Monthly Archives: April 2015

Go Soak Some Beans

“Soak some dry beans now or as soon as you get home,” advised Cal Peternell ,chef at the famous Chez Panisse restaurant, in his delightful and useful new book Twelve Recipes (William Morrow, 2014). Doing so, he promised, would give me a feeling of accomplishment for the next 12 hours. And he was right, especially since the package of pinto beans I soaked had been languishing in the cabinet for months if not years, and preyed on my mind each time I opened the door.

It took only moments to pick over 2-1/2 cups of beans (cooked yield: about six cups) discarding any organic debris or stones masquerading as beans. (I actually found a real stone this time.) Then, I briefly rinsed them, put them into a large bowl with plenty of water and left them on the counter overnight. The next morning, I awoke with the wonderful realization that I’d already gotten dinner started.

Completing the process was quick and the cooking did not demand my constant attention. After draining the beans, I put them into a big pot, covered them in fresh water by about two inches and added whatever aromatic vegetables I had on hand ( a few celery stalks and carrots chopped in large chunks, an onion peeled and halved), some parsley stems, a garlic clove and a bay leaf.

Peternell suggested salting the beans before cooking but I did not, partly for health reasons. Most experts warn that salting beans at this stage can toughen them.

I brought the water to a boil, lowered it to simmer, stirred occasionally and after about 40 minutes began testing for doneness by sampling several beans from different parts of the pot. They are ready when the skin is still firm but the center is creamy. Then I reserved some cooking liquid and discarded the aromatics and herbs. I might have eaten the beans just that way, drizzled with good olive oil and sprinkled with salt, or kept them for up to three days in the fridge and used them in a variety of recipes.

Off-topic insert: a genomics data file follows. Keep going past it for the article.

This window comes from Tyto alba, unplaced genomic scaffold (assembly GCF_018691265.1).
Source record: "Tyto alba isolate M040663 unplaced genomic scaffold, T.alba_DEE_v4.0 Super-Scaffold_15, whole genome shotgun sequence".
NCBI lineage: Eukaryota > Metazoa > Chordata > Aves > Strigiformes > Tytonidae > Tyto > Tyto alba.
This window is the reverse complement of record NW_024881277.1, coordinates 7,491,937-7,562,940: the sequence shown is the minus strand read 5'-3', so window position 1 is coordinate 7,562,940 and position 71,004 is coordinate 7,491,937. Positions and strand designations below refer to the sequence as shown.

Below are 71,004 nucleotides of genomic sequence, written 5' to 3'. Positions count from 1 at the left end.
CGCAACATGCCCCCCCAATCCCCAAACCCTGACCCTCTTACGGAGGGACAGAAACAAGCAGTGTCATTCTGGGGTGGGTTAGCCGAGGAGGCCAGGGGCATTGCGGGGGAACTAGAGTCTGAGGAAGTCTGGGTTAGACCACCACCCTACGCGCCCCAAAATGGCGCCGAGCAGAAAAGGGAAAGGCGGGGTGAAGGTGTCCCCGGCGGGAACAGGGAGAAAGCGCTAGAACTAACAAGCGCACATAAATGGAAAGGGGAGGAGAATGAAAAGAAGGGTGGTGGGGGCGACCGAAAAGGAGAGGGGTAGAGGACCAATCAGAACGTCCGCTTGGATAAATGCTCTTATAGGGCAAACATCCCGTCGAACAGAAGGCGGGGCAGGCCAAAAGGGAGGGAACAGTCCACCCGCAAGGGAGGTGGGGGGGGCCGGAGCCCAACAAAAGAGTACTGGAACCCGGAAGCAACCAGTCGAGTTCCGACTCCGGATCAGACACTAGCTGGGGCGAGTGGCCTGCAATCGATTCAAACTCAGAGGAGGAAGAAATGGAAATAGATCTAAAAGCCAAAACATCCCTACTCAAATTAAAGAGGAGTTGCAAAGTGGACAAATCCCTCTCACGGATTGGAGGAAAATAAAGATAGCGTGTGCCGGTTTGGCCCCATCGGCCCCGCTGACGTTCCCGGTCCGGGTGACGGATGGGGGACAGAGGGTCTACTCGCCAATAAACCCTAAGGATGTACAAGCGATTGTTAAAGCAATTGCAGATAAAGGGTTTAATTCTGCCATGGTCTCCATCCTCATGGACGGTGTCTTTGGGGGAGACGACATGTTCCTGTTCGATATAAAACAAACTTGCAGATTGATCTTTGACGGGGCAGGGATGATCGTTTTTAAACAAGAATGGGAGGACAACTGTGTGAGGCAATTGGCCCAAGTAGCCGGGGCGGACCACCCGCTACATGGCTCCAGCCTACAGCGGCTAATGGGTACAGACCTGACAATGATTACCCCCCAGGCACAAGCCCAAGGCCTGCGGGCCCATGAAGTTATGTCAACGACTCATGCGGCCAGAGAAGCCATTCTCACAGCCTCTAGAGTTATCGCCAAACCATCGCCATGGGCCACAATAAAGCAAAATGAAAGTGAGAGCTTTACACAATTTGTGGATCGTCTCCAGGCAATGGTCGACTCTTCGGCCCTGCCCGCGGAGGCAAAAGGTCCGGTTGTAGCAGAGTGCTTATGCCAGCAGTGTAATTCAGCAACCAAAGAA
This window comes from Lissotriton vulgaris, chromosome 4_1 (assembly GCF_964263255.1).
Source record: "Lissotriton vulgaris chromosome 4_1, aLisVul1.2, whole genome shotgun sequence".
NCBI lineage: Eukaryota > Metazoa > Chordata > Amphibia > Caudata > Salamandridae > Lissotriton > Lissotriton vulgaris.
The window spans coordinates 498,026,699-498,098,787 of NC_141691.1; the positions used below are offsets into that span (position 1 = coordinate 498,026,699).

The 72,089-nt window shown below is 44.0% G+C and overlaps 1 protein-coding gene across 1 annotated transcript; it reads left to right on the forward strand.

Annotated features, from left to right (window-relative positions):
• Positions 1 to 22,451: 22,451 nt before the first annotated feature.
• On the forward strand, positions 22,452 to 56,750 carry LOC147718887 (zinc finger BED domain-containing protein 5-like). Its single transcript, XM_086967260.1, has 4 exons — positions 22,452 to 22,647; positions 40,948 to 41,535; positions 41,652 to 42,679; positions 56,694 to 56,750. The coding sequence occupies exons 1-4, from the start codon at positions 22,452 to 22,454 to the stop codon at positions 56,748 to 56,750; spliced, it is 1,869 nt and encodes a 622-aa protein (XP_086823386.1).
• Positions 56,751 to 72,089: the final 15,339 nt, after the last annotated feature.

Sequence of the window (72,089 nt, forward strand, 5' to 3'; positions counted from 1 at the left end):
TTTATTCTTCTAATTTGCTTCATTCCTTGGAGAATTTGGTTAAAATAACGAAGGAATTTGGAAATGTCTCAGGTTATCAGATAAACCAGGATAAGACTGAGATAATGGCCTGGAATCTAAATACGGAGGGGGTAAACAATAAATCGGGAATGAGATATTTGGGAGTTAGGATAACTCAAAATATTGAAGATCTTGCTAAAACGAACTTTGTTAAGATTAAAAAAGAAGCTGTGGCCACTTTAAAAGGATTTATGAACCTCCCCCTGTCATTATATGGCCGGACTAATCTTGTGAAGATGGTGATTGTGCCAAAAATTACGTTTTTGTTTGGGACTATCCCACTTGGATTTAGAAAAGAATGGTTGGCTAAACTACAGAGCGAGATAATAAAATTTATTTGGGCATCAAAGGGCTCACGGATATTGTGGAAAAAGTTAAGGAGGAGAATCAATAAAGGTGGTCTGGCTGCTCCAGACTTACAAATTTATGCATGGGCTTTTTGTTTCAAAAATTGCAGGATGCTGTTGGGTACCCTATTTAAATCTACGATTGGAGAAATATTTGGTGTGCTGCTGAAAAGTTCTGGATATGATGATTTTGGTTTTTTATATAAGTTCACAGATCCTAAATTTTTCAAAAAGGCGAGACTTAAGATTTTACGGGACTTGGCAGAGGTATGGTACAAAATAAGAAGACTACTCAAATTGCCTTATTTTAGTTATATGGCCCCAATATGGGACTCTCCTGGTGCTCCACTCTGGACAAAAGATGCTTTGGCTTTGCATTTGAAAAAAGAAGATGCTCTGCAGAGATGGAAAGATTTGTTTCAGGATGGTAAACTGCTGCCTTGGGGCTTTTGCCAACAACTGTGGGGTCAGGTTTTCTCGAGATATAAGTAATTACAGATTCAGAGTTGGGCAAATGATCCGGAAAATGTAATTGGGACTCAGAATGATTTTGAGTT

Instead, I combined them and some of their cooking liquid with some carrots, onions, minced garlic and diced tomato that had been sautéed in olive oil. Truth be told, they were better the following day, when I’d added more garlic, some cumin and a dash of Allepo pepper and reduced their cooking liquid to intensify its flavor.

One caution: Peternell points out that old beans may cook unevenly. They’re still good in soup, but he recommends looking for a local source for fresh beans or ordering online from a reputable company. These are two he suggested:

www.ranchogordo.com

www.purcellmountainfarms.com

Spring Cleaning Steps

Probably because we had a snowfall only last week and temperatures have fallen below freezing frequently since spring sprung, I’ve gotten way behind on the usual indoor and outdoor cleaning jobs. Now the need to attend to them keeps nagging at mind as I fight to meet upcoming writing deadlines. My solution to this problem is to do the job a step at a time,instead of tackling spring cleaning  in a weeklong whirlwind, as many people do.

It’s amazing how good it felt to simply transfer the sweaters to summer storage.Tackling that tiny task freed up space in a drawer that had been clogged with clothes from two seasons and freed my mind to attend to the work at hand.

You may find, as I often do, that by accomplishing even the smallest job builds enough momentum to let you knock off two or three more items on your list. But even making a start will be sufficient.

Loving Lentils

“You could make this,” my husband remarked, as we were happily munching on a tasty lentil hors d’oeuvre at Il Corso, a New York City restaurant that we were trying for the first time. Initially, lentils as an appetizer seemed odd to me, but since we couldn’t seem to stop eating the spicy, oily legumes piled onto the crusty bread that accompanied them, I decided to take him up on his suggestion.

Looking for a recipe to follow, I found one in the very first book I grabbed from my shelf. The Silver Palate Cookbook (Workman Publishing, 1979) includes a recipe for Lentil and Walnut Salad. Authors Julee Rosso & Sheila Lukins call a good lentil salad, “an excellent first course.” Who knew?

Unlike beans, lentils don’t require overnight soaking and cook in only about 25 minutes. Meanwhile, you can whip up a vinaigrette to dress them and then let them marinate in it until dinnertime.